2016 flood recovery exposed flaws in response
Who would turn down nearly $13 million to help people in the Elk River watershed and elsewhere recover from a devastating flood? Apparently the state of West Virginia would, and did.
According to the Charleston Gazette-Mail, Shana Clendenin, the mayor of the northern Kanawha County town of Clendenin, told state lawmakers Tuesday that she asked officials and legislators in November 2017 about a grant program that would provide $12.7 million for disaster management costs, but her request went nowhere.
She provided lawmakers with a letter she sent to Gov. Jim Justice stating that on Nov. 13, 2017, she met with Secretary of the Department of Military Affairs and Public Safety Jeff Sandy; then-Speaker of the House Tim Armstead, R-Kanawha; then-DHSEM Director Jimmy Gianato; and staff of both the governor and of U.S. Sen. Shelley Moore Capito, R-W.Va.
According to the letter, all parties discussed the available Federal Emergency Management Agency funds (referred to within Department of Homeland Security and Emergency Management as “Category Z” funds) specifically.
Of $13.8 million available, the state has applied for just $1.1 million in Category Z funding, according to a report from the Legislative Auditor’s office released Sunday.
Clendenin’s testimony came after revelations that FEMA penalized West Virginia for non-compliance by placing it under a “manual reimbursement” protocol — a punitive procedure the state shares only with Puerto Rico. Likewise, the audit found Gianato failed to inform the cabinet secretary of the sanction. Gianato has cited inadequate staffing as the root cause of poor sub-recipient monitoring that triggered the action, according to the Gazette-Mail.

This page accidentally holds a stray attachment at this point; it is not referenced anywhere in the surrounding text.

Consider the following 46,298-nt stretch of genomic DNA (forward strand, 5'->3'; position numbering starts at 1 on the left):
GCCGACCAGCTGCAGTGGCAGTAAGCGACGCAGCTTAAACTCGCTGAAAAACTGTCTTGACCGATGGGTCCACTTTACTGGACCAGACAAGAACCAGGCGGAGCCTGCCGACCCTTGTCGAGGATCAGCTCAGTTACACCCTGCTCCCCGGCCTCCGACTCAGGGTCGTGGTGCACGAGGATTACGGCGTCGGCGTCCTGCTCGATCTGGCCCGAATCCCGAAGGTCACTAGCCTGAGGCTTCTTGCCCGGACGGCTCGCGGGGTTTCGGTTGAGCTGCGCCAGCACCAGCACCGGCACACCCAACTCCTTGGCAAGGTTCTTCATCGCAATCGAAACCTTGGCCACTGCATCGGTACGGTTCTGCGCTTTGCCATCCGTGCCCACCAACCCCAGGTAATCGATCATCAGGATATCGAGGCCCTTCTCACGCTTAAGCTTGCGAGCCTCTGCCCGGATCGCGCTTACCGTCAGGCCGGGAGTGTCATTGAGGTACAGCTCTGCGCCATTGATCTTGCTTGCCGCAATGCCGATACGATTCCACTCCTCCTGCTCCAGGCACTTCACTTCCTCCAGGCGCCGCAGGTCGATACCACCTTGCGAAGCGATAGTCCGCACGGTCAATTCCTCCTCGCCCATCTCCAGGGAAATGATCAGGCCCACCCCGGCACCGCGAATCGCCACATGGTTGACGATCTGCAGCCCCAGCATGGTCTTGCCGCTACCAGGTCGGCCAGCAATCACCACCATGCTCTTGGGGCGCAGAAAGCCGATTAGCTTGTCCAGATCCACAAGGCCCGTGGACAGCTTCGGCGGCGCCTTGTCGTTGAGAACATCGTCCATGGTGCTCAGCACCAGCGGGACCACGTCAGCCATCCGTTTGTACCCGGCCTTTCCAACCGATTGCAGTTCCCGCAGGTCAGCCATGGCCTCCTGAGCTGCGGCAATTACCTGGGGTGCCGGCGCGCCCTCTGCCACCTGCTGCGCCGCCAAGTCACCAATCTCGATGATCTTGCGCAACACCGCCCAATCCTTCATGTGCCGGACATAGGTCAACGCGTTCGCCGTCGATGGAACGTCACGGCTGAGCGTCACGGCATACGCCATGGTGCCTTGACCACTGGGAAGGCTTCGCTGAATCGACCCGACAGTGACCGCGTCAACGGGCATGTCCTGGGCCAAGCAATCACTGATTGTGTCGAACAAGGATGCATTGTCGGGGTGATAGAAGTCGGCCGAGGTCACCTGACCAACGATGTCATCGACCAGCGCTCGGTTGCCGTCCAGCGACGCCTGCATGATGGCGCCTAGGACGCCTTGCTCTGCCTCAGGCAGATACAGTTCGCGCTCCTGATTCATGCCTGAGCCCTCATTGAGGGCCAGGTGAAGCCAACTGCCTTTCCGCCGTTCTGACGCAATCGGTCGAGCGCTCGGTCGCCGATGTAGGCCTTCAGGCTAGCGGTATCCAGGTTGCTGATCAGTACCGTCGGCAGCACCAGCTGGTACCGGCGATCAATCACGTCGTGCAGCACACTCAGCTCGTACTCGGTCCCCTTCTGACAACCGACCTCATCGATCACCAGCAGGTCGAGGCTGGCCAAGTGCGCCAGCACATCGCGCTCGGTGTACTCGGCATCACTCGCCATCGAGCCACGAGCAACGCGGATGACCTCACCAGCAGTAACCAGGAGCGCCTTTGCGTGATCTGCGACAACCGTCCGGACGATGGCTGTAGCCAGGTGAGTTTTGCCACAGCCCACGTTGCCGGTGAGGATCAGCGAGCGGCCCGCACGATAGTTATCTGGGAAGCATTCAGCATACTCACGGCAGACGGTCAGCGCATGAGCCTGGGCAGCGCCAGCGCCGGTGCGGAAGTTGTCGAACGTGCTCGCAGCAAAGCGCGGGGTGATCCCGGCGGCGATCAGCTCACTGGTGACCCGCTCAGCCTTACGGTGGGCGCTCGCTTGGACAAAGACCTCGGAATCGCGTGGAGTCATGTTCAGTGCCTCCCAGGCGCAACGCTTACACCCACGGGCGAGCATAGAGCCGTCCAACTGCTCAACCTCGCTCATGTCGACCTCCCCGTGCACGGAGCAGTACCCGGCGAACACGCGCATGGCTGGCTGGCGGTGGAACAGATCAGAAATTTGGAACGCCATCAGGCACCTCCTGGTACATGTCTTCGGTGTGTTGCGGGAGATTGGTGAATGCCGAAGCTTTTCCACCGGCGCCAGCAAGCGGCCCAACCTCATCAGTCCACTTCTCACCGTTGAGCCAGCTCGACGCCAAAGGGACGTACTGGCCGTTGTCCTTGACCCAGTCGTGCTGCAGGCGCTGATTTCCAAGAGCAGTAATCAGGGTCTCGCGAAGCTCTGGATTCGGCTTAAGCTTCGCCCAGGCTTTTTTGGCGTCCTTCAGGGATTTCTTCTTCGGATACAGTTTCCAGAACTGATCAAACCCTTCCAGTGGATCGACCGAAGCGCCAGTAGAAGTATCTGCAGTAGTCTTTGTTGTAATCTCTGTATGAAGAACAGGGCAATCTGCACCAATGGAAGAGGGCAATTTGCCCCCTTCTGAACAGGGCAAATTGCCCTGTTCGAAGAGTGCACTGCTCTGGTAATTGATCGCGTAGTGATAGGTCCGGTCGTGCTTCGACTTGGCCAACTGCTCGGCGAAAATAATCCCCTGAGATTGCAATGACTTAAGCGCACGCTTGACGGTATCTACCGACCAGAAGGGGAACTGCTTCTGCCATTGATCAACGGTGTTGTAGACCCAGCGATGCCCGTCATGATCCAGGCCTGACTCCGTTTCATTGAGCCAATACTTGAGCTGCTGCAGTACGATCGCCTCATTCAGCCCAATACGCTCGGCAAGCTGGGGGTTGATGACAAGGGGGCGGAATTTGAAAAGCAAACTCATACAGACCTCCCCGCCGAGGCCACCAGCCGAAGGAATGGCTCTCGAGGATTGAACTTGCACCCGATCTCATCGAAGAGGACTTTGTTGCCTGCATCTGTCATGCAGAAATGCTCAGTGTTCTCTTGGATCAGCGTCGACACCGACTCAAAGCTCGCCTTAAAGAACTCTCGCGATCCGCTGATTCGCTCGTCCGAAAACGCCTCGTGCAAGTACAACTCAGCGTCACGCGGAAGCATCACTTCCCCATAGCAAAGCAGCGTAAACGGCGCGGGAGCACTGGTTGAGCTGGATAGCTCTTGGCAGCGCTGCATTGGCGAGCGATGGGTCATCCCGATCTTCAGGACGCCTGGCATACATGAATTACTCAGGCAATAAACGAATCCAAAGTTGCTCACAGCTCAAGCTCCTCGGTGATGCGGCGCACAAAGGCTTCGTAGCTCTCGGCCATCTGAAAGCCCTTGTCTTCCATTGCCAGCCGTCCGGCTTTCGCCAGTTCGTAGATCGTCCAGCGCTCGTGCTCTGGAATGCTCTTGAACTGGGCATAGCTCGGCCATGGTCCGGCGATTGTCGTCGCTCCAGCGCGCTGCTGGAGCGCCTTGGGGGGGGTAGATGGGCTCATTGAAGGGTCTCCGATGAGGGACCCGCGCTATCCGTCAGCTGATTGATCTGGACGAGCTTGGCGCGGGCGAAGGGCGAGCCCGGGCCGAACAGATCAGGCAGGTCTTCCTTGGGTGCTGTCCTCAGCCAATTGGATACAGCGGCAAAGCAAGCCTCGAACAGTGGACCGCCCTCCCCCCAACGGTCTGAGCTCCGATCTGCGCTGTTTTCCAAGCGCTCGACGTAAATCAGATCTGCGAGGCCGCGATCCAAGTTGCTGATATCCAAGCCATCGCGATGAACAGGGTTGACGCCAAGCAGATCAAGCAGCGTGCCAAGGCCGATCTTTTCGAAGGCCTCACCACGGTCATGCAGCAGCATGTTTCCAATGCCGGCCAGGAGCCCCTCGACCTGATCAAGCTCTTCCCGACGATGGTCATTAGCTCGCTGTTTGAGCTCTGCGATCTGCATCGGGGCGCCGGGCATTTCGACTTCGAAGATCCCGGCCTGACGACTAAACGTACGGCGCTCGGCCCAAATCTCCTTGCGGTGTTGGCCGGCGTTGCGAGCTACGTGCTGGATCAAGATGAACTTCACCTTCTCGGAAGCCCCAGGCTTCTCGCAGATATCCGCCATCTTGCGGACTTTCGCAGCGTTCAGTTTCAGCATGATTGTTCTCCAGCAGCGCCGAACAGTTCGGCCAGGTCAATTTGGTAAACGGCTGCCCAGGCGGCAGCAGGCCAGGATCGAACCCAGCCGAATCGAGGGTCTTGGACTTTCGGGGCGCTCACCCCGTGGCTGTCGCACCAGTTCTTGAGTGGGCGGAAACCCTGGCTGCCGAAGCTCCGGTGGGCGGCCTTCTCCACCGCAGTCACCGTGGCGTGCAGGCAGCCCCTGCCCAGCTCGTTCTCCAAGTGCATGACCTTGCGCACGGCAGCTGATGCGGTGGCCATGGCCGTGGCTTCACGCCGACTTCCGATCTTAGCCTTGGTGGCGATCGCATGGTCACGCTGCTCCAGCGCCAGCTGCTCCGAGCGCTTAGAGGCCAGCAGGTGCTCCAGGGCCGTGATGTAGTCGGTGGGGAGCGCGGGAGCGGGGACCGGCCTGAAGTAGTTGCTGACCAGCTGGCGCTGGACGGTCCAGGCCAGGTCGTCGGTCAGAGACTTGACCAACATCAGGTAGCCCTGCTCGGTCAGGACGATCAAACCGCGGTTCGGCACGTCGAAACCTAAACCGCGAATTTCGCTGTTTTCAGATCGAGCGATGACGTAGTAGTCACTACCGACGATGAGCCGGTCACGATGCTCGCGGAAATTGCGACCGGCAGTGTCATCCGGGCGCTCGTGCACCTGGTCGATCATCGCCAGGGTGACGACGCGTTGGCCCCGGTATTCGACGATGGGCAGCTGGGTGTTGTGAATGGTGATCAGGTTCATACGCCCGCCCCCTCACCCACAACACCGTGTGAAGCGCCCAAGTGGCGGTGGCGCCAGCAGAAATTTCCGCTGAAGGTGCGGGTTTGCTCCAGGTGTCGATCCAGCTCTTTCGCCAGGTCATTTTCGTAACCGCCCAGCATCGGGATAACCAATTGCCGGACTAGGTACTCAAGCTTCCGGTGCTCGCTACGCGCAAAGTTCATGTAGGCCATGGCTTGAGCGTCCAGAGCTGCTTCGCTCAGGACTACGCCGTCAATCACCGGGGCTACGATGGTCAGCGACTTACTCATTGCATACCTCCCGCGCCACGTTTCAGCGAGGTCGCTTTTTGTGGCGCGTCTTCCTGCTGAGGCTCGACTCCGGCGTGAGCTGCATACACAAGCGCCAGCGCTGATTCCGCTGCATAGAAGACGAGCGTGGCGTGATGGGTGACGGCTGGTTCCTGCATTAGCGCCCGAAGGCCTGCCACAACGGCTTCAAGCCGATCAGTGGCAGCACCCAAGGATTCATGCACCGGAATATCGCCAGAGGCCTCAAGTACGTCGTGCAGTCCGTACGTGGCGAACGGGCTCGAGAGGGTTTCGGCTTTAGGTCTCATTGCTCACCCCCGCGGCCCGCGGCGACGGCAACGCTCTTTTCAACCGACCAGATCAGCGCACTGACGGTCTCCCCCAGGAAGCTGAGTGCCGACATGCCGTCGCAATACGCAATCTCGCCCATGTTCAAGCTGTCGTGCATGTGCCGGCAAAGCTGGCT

There, Gianato, who directed DHSEM for 13 years, initially said he was “somewhat” aware of the available funds after they were described to him. He said it was his understanding the state would have about $8 million or $9 million available, although he went on to say it could potentially have been as much as $11 million available.
The West Virginia National Guard has since taken on an oversight role of DHSEM. When asked whether Gianato would continue in his advisory capacity, Maj. Gen. James Hoyer said in the next 30 to 60 days there would be a “transition of staffing.”
In an interview Tuesday, Delegate Dean Jeffries, R-Kanawha, told the newspaper that Gianato — who is no longer the DHSEM director but is still on the state payroll as the governor’s homeland security adviser — not applying for the money was “bewildering” and he should have known about it.
The state’s handling of the 2016 flooding recovery effort has been underwhelming to say the least. People who track insider politics in the Capitol wonder about Gianato’s future. Why has Justice kept him on the state payroll as these revelations mount, they wonder. People elsewhere wonder about what this means to them. When the next big spring or summer storm inundates a valley and forces hundreds of people from their homes, will the state be able to help them get their lives back in order, or will it bumble along, unable or unwilling to apply for every outside dollar available?
It’s easy to say the state’s handling of the Elk River disaster has been a disaster in itself, but that would be an insult to people who lost everything in the flood. What it has been is an indication that things have to change. The unfortunate thing is that we won’t know if they have changed for the better until the next disaster strikes.